Polityka abenomiki jako odpowiedź na problemy gospodarcze Japonii

Michał Przybysz

Abstrakt

The abenomics policy as an answer to Japan’s economic problems

The aim of the article is to present the so-called Abenomics policy and its results with regards to the economic stagnation and chronic deflation which persisted in Japan since early 1990s. Created by the new Prime Minister of Japan Shinzo Abe and based on the reflationism theory, its goal was first and foremost to stop the deflation, but also reinvigorate demand and boost economic growth via means of structural reforms. These three objectives became known as the “three arrows” of the plan.

The core of the program focused on the quantitative easing policy (QQE) led by the Bank of Japan, which consisted of massive purchase of bonds which would in turn raise their prices and inject money into the economy. Other measures included setting the goal of reaching 2% inflation in two years’ time, as well as enormous infrastructural investment and pension spending or numerous reforms regarding job market accessibility and deregulation. In the wake of the original plan’s middling results the Abenomics 2.0 plan was presented in 2014 and focused on Japan’s structural problems, which are rapidly aging population and shrinking workforce.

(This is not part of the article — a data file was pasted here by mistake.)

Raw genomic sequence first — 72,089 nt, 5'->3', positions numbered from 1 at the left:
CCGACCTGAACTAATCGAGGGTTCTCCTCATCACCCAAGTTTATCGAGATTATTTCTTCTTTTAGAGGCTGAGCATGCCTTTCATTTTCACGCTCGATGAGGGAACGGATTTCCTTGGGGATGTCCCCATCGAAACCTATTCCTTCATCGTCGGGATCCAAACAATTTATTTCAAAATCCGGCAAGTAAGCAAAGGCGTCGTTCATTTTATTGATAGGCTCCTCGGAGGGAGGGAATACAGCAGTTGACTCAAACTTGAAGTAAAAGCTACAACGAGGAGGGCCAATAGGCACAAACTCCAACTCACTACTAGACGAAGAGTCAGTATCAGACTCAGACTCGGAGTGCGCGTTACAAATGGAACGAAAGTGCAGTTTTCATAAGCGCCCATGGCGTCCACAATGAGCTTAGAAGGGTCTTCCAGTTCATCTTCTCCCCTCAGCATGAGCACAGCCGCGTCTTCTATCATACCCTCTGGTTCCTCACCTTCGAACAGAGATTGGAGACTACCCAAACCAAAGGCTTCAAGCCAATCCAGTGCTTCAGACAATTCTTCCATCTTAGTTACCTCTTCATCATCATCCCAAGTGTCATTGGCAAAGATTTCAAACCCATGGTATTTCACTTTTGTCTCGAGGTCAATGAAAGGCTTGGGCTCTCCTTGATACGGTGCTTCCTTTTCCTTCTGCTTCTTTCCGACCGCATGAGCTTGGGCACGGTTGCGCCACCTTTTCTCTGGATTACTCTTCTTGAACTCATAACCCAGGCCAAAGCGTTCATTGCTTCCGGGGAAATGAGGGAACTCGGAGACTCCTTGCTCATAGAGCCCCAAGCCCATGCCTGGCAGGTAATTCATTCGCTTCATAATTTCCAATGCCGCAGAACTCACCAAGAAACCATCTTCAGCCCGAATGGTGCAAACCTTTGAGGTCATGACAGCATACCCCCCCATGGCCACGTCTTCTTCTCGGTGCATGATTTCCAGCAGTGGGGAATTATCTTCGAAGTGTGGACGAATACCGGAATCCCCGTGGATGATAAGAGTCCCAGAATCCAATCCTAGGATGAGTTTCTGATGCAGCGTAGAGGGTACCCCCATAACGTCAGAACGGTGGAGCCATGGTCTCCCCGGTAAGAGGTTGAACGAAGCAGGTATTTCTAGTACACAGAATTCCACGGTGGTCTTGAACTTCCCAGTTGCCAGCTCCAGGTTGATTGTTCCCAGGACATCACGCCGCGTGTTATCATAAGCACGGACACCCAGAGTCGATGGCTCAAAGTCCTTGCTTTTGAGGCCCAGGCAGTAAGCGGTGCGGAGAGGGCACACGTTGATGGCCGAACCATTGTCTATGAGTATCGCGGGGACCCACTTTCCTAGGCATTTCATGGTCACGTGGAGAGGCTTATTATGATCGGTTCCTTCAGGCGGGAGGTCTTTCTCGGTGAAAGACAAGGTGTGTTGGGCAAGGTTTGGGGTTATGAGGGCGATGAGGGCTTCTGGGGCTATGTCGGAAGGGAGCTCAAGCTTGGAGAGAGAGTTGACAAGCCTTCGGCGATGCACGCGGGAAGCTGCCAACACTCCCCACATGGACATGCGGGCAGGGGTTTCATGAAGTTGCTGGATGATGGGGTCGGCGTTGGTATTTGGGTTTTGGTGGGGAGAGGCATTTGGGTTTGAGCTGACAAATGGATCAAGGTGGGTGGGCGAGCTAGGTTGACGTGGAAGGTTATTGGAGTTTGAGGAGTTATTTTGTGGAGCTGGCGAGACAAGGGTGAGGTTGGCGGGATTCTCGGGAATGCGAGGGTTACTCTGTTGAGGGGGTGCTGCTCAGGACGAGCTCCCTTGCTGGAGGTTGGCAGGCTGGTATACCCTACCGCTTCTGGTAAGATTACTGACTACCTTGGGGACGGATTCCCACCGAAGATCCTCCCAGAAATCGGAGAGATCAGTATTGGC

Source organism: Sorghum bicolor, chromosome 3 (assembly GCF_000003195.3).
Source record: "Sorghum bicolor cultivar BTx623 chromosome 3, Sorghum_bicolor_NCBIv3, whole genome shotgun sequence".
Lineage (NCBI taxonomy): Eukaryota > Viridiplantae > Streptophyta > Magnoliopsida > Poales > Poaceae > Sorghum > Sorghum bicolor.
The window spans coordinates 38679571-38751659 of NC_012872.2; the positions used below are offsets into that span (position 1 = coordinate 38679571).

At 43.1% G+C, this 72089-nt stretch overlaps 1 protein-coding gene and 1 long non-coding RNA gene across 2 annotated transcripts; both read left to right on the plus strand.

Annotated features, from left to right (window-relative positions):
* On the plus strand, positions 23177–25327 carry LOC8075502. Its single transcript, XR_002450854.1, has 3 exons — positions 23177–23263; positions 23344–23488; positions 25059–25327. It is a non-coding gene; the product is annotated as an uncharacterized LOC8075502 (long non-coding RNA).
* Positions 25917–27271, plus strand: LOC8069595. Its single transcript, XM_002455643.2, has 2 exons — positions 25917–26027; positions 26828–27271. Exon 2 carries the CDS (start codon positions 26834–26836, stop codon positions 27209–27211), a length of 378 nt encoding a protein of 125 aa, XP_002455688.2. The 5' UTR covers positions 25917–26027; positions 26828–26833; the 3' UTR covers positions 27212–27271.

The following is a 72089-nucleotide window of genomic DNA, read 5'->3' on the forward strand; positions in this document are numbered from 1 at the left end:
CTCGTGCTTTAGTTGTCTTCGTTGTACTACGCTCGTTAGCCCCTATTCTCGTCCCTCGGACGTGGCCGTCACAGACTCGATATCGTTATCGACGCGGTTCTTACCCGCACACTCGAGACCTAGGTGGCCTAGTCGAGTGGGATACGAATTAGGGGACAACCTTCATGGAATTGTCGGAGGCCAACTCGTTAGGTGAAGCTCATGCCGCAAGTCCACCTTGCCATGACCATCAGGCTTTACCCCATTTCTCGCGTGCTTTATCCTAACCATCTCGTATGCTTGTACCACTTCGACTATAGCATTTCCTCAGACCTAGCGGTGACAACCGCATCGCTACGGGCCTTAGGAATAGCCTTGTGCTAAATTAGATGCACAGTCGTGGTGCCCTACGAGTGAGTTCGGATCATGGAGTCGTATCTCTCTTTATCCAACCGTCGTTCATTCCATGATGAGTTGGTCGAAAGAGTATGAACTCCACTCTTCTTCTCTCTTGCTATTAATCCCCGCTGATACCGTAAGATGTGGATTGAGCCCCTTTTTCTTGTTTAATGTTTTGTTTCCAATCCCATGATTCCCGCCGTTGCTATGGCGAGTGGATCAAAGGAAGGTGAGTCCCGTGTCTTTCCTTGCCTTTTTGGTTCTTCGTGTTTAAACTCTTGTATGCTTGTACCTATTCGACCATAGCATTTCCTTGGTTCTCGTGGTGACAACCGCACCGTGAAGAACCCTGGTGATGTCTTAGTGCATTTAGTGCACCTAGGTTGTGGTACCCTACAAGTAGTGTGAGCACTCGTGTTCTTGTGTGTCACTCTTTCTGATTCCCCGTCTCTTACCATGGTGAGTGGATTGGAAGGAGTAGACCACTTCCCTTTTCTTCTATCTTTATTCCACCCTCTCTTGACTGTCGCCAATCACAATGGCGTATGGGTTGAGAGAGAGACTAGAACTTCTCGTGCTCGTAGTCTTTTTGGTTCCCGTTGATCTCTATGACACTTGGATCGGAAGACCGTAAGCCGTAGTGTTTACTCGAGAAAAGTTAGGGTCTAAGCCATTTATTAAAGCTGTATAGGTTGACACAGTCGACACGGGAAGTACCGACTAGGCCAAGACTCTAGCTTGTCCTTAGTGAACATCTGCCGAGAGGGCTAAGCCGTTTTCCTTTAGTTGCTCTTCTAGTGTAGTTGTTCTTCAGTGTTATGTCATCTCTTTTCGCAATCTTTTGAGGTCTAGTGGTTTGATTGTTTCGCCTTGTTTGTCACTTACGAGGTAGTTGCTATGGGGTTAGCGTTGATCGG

Critical examination showed that these new goals concerning projected GDP level or fertility rate were unrealistic from the onset and did not amount to much. Despite the country leaving the long-lasting deflation behind, it did not reach the set 2% inflation mark or GDP growth on the level of comparable economies.

Moreover, the debt level is still rising, partly because of the volume of the QQE policy. Adding to the situation is the recent economic crisis caused by the COVID-19 pandemic, which demanded a shift in government’s focus and caused all of the economic indicators to again worsen. Despite some successes along the way, the main goals of the Abenomics were unfulfilled during Shinzo Abe’s term of office, and Japan’s economic problems remain to be solved by the next governments.

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